Days after a homeless person in Oakland tested positive for Covid-19, the mayor and city council members announced a new project to temporarily house homeless people in travel trailers. The project is being funded in part by two prominent Jewish philanthropists.
Tad and Dianne Taube’s $500,000 donation accounts for one-third of Operation HomeBase’s startup operating costs, according to the city.
The program was announced May 5, fewer than 10 days after a patient who tested positive for Covid-19 at Highland Hospital identified a tent encampment in Oakland as their place of residence. That sent health officials into action, conducting contact-tracing and quarantining suspected contacts in a hotel.
While millions hunker down inside their houses and apartments, the homeless are among the few in California exempt from state shelter-in-place orders, for obvious reasons. Many unhoused in Oakland are living in ramshackle encampments with little privacy and struggling to follow hygiene recommendations meant to prevent the spread of coronavirus. A 2019 point-in-time count estimated there were 4,071 homeless people living in Oakland, and the number was increasing.
The program identifies homeless people who are at risk “of serious complications from Covid-19,” the city said, due to age or underlying health conditions, and offers them temporary accommodations in 67 travel trailers provided by the state of California.
The trailers are parked in a lot on Hegenberger Road in East Oakland, and can house up to two people each. They have hot and cold running water, a bathroom and shower, electricity and some kitchen appliances, the city said.
“This intervention is a quick and compassionate step to slow the spread of Covid-19 and upgrade the living conditions of our unsheltered neighbors,” Oakland Mayor Libby Schaaf said in announcing the program. “I am grateful to Gov. Newsom and the state of California for the trailers, and I am thrilled to announce a grant award of $500,000 dollars by Taube Philanthropies to support this important initiative. We are deeply grateful to Tad and Dianne Taube for their generosity.”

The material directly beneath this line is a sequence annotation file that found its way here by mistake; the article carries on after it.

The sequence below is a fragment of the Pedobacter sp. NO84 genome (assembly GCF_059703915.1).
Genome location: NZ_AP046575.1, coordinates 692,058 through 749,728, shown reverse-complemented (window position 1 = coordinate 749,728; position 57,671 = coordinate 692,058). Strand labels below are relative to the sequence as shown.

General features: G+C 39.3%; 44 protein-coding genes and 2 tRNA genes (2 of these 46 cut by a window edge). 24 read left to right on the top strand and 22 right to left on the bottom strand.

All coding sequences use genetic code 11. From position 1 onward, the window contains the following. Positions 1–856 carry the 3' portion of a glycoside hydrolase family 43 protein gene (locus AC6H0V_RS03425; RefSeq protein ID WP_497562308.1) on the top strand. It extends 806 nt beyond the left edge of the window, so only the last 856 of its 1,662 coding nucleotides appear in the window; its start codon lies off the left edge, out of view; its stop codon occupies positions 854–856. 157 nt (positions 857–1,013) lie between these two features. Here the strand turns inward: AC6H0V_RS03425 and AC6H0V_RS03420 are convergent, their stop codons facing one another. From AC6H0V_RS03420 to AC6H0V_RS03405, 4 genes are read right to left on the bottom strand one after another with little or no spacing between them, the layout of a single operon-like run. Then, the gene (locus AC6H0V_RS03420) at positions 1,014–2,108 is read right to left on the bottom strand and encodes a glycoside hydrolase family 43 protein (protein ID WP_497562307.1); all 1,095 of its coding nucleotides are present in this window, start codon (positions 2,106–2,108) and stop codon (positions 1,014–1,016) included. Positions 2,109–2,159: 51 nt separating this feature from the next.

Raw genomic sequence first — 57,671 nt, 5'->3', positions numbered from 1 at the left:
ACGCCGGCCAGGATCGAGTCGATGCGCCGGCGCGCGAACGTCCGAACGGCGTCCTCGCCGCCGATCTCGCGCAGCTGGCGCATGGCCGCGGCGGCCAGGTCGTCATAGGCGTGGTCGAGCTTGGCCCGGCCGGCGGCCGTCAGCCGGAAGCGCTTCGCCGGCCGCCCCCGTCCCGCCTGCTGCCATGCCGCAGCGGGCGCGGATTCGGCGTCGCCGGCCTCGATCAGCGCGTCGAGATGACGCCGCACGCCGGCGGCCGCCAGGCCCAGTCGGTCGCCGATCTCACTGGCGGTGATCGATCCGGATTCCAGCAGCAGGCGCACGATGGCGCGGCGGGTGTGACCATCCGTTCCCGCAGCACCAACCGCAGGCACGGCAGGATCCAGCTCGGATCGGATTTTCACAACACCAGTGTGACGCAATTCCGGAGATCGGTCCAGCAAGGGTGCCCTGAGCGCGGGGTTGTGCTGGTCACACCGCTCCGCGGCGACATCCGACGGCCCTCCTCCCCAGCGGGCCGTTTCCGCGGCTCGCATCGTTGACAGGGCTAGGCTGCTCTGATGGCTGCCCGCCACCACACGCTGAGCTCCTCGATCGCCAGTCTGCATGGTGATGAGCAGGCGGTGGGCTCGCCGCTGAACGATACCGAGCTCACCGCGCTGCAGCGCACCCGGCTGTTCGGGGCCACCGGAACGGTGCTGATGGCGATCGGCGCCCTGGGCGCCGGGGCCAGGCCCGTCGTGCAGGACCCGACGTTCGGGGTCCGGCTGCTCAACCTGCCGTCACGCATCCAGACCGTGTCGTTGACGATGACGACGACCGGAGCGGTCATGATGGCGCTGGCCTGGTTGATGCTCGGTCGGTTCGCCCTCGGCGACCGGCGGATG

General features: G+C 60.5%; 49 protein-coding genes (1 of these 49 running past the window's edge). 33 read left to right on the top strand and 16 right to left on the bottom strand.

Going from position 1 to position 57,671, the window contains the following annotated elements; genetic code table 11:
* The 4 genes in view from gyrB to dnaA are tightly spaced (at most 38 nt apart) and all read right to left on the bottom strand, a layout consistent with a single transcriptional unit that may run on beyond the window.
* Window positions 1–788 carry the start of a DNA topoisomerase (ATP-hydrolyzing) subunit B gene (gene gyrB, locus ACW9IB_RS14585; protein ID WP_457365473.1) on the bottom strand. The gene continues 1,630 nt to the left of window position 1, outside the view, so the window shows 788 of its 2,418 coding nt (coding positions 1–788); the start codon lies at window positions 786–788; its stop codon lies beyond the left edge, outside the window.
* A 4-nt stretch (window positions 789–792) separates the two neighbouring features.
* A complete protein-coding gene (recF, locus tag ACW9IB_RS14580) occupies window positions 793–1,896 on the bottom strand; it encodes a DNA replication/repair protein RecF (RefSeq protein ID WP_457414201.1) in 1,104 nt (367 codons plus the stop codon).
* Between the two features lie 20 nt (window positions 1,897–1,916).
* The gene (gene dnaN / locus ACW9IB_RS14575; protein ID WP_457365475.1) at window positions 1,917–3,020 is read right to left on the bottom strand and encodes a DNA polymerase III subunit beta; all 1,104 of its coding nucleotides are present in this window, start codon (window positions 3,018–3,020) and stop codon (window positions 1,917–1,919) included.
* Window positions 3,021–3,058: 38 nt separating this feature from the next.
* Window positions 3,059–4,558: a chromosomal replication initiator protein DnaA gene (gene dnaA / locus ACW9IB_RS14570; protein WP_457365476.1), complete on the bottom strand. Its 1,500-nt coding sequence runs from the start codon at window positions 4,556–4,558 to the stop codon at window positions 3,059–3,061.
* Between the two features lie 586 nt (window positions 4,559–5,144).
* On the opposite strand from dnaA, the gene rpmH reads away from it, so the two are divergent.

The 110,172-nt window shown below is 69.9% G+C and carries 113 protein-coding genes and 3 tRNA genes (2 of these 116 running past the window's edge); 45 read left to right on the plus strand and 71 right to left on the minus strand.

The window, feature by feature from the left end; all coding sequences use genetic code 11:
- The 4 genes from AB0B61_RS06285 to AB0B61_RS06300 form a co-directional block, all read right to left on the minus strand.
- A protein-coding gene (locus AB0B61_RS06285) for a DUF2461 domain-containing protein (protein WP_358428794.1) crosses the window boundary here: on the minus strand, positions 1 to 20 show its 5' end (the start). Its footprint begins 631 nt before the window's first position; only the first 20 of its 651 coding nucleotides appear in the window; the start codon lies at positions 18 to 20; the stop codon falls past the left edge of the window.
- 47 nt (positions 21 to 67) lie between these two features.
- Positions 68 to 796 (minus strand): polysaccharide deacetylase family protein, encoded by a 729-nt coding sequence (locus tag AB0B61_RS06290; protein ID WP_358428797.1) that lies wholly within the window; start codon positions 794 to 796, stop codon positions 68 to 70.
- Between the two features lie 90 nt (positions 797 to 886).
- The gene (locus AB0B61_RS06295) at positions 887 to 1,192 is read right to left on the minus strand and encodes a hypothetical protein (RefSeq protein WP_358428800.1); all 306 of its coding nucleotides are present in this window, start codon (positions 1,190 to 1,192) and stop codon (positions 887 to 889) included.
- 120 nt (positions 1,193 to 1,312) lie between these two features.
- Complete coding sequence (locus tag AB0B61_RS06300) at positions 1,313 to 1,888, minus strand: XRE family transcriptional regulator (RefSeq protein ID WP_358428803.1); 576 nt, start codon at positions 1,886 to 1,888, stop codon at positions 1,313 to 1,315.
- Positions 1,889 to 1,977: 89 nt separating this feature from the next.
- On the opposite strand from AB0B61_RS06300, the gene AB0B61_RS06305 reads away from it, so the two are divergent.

City officials estimated the start-up costs for the project at $1.5 million and annual operating costs at $1.8 million. The state is covering some operating expenses through its Emergency Covid-19 response fund, and the city said it anticipates some reimbursement through the Federal Emergency Management Agency.
The Belmont-based Taube Family Foundation and the S.F.-based Taube Foundation for Jewish Life and Culture, a donor-advised fund through Jewish Family and Children’s Services, are familiar to many in the Bay Area’s Jewish community. Over the years the real-estate magnate Taube, 89, and his wife, Dianne, have donated to both Jewish and pro-Israel causes through their foundations, and to non-denominational organizations like Stanford University, Taube’s alma mater. In February, Taube Philanthropies announced a $6 million gift to the San Francisco Opera.
The Taube Family Foundation reported about $38 million in total assets in 2019, according to the most recent publicly available IRS tax filings. The Taube Foundation for Jewish Life and Culture reported about $22 million at year’s end 2017. The family also maintains a donor-advised fund through Stanford University.
A spokesperson for the organization said during the pandemic, it had given or repurposed about $1 million to Jewish organizations including local JCCs – plus $240,000 to civic organizations like the Commonwealth Club and the Ronald McDonald House.
In a statement to J., Tad Taube thanked the city of Oakland and Schaaf for their partnership, and said he and Dianne “believe in supporting pathways to health and self-sufficiency.”
“The unhoused residents of Oakland are particularly vulnerable to COVID-19 and need immediate help to isolate,” he said. “Staying safe can help them to stay healthy when the crisis wanes.”